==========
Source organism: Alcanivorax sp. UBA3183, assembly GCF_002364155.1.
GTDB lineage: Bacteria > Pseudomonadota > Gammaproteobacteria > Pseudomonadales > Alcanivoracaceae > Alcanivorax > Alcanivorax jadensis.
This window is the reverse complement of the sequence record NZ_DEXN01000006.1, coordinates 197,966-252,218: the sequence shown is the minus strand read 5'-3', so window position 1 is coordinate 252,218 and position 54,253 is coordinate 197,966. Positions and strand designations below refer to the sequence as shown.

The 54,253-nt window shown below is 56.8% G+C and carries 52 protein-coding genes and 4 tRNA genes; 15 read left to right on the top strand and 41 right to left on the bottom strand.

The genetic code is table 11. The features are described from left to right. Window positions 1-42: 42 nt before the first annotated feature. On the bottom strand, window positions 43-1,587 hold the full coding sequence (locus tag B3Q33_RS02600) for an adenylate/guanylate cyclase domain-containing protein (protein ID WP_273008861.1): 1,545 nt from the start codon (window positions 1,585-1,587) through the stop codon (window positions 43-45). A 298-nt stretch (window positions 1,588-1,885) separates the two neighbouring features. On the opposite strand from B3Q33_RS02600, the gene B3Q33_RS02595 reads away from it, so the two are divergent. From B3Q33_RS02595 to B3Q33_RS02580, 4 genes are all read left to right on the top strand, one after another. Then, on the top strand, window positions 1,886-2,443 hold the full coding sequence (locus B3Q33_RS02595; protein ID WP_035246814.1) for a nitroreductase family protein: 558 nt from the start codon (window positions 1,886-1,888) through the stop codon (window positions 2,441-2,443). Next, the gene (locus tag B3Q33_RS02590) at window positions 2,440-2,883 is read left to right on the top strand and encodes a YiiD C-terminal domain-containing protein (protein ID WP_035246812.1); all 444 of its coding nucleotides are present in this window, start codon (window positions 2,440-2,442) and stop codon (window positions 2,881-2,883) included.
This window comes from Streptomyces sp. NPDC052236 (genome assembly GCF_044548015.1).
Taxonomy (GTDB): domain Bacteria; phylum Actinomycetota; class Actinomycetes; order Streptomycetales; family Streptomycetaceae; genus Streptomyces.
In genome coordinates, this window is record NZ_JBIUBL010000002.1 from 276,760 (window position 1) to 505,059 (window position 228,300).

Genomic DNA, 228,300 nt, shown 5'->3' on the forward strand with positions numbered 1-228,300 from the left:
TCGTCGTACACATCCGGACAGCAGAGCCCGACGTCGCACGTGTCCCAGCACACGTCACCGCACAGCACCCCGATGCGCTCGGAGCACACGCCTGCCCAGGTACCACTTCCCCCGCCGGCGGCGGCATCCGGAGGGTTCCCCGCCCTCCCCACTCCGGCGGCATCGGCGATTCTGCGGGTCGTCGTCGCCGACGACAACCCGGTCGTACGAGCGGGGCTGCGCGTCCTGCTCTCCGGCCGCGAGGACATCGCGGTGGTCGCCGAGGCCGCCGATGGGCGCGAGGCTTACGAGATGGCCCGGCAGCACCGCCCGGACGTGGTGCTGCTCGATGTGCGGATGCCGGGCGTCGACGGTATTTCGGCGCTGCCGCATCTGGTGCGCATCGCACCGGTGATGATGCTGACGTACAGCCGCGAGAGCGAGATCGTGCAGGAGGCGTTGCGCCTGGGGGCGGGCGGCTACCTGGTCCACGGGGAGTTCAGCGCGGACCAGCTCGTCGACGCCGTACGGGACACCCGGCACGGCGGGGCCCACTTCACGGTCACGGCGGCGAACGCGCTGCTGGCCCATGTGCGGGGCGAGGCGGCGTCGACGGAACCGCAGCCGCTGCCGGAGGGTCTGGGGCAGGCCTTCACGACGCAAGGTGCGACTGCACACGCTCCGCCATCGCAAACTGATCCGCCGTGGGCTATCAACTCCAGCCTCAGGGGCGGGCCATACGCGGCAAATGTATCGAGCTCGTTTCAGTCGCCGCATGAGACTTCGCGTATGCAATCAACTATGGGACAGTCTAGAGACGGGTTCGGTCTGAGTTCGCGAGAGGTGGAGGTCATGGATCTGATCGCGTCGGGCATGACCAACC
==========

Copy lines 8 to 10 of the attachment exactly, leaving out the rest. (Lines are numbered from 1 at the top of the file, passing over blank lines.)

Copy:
In genome coordinates, this window is record NZ_JBIUBL010000002.1 from 276,760 (window position 1) to 505,059 (window position 228,300).

Genomic DNA, 228,300 nt, shown 5'->3' on the forward strand with positions numbered 1-228,300 from the left:
TCGTCGTACACATCCGGACAGCAGAGCCCGACGTCGCACGTGTCCCAGCACACGTCACCGCACAGCACCCCGATGCGCTCGGAGCACACGCCTGCCCAGGTACCACTTCCCCCGCCGGCGGCGGCATCCGGAGGGTTCCCCGCCCTCCCCACTCCGGCGGCATCGGCGATTCTGCGGGTCGTCGTCGCCGACGACAACCCGGTCGTACGAGCGGGGCTGCGCGTCCTGCTCTCCGGCCGCGAGGACATCGCGGTGGTCGCCGAGGCCGCCGATGGGCGCGAGGCTTACGAGATGGCCCGGCAGCACCGCCCGGACGTGGTGCTGCTCGATGTGCGGATGCCGGGCGTCGACGGTATTTCGGCGCTGCCGCATCTGGTGCGCATCGCACCGGTGATGATGCTGACGTACAGCCGCGAGAGCGAGATCGTGCAGGAGGCGTTGCGCCTGGGGGCGGGCGGCTACCTGGTCCACGGGGAGTTCAGCGCGGACCAGCTCGTCGACGCCGTACGGGACACCCGGCACGGCGGGGCCCACTTCACGGTCACGGCGGCGAACGCGCTGCTGGCCCATGTGCGGGGCGAGGCGGCGTCGACGGAACCGCAGCCGCTGCCGGAGGGTCTGGGGCAGGCCTTCACGACGCAAGGTGCGACTGCACACGCTCCGCCATCGCAAACTGATCCGCCGTGGGCTATCAACTCCAGCCTCAGGGGCGGGCCATACGCGGCAAATGTATCGAGCTCGTTTCAGTCGCCGCATGAGACTTCGCGTATGCAATCAACTATGGGACAGTCTAGAGACGGGTTCGGTCTGAGTTCGCGAGAGGTGGAGGTCATGGATCTGATCGCGTCGGGCATGACCAACC